Luckily for us, folks in the Colorado River Basin have learned to work together on water issues. Ensuring that every interest has access to clean, reliable water really isn’t a partisan issue in our communities, and it shouldn’t pit rural users against city dwellers.
Local stakeholders are finding more and more ways to partner with federal agencies on water issues. A century ago, the federal government played an outsized role in creating the West’s water infrastructure through the Bureau of Reclamation’s work to build dams and pipelines in the Colorado River Basin. Today, Reclamation and other federal agencies still bring funding and programs to the region that are key for modernizing water management.
But lawmakers need to keep hearing from us. Sportsmen and conservation groups are currently asking members of Congress to maintain the critical funding that keeps key federal programs and policies working in the Colorado River Basin. (Read the TRCP Water Working Group’s letter here.)
Water programs within these agencies received some good news in the fiscal year 2017 omnibus spending bill, but President Trump’s vision for the fiscal year 2018 budget includes deep cuts, and we won’t get more detail on how conservation will fare until at least May 22. It is imperative that sportsmen remain engaged to advocate for federal programs and policies that protect the fish and game we love to pursue.
We’ll make sure you hear about every opportunity to speak up and remind lawmakers not only of the dollars we need to make conservation happen, but also of the dollars we spend in rural communities across the Colorado River Basin and the rest of the country. Make sure you’re signed up for our weekly Roosevelt Report to be the first to know.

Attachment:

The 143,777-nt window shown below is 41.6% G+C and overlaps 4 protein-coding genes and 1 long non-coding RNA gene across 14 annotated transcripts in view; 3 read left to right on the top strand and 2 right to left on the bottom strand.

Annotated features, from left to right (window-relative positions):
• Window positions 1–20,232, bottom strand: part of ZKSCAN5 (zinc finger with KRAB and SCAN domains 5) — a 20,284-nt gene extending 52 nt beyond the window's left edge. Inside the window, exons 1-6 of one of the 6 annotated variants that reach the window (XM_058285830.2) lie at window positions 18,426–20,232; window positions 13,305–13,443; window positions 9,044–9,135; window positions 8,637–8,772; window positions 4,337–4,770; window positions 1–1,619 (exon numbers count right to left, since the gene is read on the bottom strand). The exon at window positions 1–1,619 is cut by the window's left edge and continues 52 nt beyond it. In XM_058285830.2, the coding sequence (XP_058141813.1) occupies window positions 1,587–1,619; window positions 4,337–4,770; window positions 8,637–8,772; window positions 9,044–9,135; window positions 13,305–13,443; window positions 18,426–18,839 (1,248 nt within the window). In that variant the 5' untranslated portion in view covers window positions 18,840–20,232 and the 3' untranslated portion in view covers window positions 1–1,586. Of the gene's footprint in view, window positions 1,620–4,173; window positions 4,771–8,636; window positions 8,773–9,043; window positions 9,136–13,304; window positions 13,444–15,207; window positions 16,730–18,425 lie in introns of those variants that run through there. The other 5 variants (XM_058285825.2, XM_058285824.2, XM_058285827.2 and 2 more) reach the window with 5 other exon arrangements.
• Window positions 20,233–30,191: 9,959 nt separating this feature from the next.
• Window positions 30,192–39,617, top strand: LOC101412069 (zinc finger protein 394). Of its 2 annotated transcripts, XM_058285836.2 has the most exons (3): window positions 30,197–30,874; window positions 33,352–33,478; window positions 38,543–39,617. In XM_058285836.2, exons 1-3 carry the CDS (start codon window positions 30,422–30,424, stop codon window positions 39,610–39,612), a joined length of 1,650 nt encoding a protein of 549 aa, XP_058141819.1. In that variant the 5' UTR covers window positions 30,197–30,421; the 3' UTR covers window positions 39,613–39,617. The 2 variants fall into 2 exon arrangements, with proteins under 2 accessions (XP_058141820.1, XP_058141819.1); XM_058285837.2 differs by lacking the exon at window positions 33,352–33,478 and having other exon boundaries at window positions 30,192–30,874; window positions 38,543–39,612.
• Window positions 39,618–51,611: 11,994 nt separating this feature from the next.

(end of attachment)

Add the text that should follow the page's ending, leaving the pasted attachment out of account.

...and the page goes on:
With a new team in place to tackle water issues, the TRCP will be working as hard as America’s hardest working river to ensure hunters and anglers continue to have quality places to hunt and fish.
An unprecedented review of 21 years of national monument designations appears to be about rolling back government overreach, but could it also roll back hunting and fishing?
For more than 50 years, my friends and I have hunted what is now the Organ Mountains-Desert Peaks National Monument. I remember quail hunting before the monument designation thinking to myself that this place was special. A decade before this half-million-acre parcel was designated as a national monument, I was actually one of the many local sportsmen who joined conservation organizations in calling for the assurances that a monument would bring to fish and wildlife habitat and public access for outdoor recreation.
I’m proud of the role sportsmen and women played in this designation. We were critical to the effort, representing the more conservative side of the community, and helped to bridge any gaps between conservation groups and people who might otherwise oppose the monument. The ranching community, for example, thought that the monument would threaten their livelihood. It did not, however, as grazing is still allowed in the monument. From Doña Ana County to D.C., we—the locals—fought for this and we were heard.